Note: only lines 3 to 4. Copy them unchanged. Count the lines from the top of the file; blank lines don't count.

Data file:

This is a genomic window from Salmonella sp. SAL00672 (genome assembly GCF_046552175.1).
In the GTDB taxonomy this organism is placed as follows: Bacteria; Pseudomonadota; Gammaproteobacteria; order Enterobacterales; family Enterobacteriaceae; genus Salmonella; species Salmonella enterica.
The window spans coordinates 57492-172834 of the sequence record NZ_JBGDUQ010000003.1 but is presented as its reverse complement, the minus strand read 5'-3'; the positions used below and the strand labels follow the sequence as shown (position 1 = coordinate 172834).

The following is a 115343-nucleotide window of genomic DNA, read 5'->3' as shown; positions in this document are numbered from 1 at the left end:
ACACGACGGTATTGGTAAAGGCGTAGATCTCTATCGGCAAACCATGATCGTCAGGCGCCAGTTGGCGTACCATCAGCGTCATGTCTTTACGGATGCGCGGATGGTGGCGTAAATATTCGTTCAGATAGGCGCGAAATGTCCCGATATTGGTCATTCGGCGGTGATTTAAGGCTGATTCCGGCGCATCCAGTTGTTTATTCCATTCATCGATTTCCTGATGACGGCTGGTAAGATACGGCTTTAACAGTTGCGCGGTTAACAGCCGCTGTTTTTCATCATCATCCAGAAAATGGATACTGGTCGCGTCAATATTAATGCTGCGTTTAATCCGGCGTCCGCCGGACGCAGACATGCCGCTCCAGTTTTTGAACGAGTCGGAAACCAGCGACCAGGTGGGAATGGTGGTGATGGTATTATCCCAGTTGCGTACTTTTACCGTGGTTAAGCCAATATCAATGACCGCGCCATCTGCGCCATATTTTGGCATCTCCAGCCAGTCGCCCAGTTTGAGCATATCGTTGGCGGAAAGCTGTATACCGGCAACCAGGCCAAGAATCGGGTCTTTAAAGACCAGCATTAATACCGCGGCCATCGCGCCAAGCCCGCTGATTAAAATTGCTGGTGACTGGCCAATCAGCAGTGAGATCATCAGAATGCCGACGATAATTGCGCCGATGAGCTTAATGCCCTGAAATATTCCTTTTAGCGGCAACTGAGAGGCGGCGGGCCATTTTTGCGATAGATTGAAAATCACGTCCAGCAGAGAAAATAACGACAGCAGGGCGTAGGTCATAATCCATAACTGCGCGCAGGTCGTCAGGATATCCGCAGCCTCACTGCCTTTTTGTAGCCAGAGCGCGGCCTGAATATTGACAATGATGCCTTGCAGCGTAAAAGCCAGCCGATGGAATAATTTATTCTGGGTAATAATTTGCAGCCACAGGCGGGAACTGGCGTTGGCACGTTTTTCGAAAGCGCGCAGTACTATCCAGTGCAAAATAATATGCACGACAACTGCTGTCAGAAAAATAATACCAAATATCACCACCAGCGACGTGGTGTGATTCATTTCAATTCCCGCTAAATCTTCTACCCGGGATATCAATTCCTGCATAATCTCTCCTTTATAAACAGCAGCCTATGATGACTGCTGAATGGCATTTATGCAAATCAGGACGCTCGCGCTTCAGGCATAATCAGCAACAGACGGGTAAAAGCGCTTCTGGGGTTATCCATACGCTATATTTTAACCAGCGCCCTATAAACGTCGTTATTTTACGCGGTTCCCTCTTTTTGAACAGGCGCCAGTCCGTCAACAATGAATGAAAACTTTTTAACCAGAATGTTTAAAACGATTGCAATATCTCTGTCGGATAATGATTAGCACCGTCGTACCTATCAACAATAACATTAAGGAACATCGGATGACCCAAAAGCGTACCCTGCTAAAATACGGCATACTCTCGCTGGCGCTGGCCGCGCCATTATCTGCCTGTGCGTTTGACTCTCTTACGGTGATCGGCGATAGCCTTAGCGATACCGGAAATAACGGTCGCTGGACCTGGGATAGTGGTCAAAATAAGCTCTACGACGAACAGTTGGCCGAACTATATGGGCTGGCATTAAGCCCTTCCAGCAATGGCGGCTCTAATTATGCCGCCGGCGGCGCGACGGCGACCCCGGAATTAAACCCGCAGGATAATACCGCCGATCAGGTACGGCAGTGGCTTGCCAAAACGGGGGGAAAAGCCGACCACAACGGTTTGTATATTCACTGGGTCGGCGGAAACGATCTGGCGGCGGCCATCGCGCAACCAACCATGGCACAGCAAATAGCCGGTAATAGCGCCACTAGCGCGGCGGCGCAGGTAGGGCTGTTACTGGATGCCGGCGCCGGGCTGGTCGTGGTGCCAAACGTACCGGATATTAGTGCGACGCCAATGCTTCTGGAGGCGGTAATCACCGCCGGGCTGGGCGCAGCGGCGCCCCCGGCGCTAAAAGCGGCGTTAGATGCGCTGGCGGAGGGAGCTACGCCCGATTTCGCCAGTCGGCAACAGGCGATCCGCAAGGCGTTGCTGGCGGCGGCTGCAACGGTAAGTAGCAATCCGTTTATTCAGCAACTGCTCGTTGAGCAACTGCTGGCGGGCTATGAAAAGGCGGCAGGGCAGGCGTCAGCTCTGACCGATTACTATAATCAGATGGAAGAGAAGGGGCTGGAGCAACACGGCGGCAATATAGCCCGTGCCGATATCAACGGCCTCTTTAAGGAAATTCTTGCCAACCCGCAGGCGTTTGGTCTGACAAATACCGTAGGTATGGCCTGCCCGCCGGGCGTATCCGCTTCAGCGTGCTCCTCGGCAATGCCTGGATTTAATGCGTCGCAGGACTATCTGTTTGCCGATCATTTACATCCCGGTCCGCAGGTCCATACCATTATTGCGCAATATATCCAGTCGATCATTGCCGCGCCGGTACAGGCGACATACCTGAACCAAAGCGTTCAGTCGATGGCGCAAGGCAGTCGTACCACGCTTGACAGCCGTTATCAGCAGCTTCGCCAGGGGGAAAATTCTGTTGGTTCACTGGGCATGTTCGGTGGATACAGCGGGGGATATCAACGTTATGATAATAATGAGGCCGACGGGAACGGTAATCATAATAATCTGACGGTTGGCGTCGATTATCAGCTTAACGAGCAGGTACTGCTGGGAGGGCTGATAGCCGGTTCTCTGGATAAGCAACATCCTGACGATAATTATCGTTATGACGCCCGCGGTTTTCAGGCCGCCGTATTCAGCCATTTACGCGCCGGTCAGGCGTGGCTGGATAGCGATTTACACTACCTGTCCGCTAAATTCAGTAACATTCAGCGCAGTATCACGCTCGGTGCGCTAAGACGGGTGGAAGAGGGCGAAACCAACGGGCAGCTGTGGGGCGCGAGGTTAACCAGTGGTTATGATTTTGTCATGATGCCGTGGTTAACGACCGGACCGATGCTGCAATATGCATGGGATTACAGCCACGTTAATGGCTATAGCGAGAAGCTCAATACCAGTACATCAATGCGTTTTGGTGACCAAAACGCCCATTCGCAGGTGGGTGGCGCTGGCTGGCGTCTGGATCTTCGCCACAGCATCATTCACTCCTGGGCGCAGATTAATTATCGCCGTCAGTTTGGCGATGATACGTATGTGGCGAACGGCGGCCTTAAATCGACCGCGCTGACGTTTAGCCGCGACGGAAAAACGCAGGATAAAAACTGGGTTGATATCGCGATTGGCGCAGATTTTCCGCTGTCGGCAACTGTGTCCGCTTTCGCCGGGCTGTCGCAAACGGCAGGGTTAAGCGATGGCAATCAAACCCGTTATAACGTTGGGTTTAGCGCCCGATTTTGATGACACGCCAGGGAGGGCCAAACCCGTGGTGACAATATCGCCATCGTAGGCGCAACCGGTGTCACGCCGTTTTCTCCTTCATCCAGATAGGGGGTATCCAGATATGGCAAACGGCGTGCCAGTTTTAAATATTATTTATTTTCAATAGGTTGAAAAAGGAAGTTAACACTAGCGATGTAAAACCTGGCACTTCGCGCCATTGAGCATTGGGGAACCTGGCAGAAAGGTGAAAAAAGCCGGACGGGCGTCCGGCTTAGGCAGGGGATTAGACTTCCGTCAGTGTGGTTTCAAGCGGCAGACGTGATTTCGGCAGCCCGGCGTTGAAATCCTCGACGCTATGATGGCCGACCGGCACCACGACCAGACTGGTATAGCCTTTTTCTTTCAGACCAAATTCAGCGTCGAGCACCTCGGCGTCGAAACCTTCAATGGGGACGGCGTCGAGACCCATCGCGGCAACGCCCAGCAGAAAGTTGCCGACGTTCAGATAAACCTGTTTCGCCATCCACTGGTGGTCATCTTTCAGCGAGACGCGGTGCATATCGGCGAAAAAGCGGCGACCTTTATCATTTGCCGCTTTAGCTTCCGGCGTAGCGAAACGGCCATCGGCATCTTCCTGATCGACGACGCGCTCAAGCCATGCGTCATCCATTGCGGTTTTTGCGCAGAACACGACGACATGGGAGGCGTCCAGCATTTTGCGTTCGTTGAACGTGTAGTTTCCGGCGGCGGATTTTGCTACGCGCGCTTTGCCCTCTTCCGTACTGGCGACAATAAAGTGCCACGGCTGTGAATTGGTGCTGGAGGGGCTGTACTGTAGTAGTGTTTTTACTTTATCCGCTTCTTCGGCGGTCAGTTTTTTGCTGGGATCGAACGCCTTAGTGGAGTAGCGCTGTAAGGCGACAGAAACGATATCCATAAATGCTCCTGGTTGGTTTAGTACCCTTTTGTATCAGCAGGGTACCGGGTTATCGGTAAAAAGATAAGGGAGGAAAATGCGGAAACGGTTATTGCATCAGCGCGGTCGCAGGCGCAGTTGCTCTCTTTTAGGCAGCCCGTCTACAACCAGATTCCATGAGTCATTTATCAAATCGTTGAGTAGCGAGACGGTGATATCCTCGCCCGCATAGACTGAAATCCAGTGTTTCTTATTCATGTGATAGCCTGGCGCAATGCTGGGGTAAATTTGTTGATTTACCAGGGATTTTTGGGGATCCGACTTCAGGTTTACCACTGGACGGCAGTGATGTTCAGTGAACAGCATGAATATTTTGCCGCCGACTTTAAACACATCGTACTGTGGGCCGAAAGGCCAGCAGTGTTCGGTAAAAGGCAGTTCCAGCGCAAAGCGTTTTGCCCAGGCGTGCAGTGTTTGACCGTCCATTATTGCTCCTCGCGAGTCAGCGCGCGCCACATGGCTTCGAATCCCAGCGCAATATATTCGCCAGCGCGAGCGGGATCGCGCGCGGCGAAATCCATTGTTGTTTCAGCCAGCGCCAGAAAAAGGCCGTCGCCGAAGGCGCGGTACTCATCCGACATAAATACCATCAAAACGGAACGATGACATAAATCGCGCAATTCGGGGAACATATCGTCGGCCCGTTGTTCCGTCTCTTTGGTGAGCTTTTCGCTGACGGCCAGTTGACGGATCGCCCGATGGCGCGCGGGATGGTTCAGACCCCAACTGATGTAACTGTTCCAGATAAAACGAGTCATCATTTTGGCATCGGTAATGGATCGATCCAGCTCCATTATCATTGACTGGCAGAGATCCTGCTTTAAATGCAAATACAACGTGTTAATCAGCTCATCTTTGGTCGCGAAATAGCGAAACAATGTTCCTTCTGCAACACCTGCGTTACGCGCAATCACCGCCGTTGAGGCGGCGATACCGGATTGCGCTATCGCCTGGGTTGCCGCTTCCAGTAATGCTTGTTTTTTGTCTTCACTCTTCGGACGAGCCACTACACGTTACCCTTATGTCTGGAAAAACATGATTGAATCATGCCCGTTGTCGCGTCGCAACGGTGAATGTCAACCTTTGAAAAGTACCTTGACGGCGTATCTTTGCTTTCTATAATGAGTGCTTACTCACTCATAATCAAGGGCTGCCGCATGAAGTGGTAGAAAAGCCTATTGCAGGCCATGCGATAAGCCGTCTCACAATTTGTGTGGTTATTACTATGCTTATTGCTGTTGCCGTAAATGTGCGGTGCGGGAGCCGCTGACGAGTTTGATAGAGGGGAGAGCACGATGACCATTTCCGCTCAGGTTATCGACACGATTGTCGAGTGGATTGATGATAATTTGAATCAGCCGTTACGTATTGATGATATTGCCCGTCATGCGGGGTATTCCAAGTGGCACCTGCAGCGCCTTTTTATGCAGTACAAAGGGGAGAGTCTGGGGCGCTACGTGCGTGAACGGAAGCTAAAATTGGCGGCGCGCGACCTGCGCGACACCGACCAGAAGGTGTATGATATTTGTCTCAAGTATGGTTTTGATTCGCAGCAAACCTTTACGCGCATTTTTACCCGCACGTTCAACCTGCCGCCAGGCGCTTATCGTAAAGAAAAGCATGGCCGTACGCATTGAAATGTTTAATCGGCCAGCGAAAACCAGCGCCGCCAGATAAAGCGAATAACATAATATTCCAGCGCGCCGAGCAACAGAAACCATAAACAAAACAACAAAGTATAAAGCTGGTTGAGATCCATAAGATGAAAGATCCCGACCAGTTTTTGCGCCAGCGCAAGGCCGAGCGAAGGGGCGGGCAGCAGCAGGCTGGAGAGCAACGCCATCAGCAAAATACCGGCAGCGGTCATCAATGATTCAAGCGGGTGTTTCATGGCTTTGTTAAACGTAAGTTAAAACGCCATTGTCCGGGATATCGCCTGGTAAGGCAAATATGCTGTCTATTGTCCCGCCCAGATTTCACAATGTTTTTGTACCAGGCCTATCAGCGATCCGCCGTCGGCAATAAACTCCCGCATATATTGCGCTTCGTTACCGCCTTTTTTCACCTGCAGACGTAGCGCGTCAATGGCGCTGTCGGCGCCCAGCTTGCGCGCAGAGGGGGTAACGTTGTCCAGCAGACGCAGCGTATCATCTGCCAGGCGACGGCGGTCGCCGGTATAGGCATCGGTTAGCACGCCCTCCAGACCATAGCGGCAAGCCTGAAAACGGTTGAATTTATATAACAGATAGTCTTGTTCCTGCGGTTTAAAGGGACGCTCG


The window spans coordinates 57492-172834 of the sequence record NZ_JBGDUQ010000003.1 but is presented as its reverse complement, the minus strand read 5'-3'; the positions used below and the strand labels follow the sequence as shown (position 1 = coordinate 172834).

The following is a 115343-nucleotide window of genomic DNA, read 5'->3' as shown; positions in this document are numbered from 1 at the left end: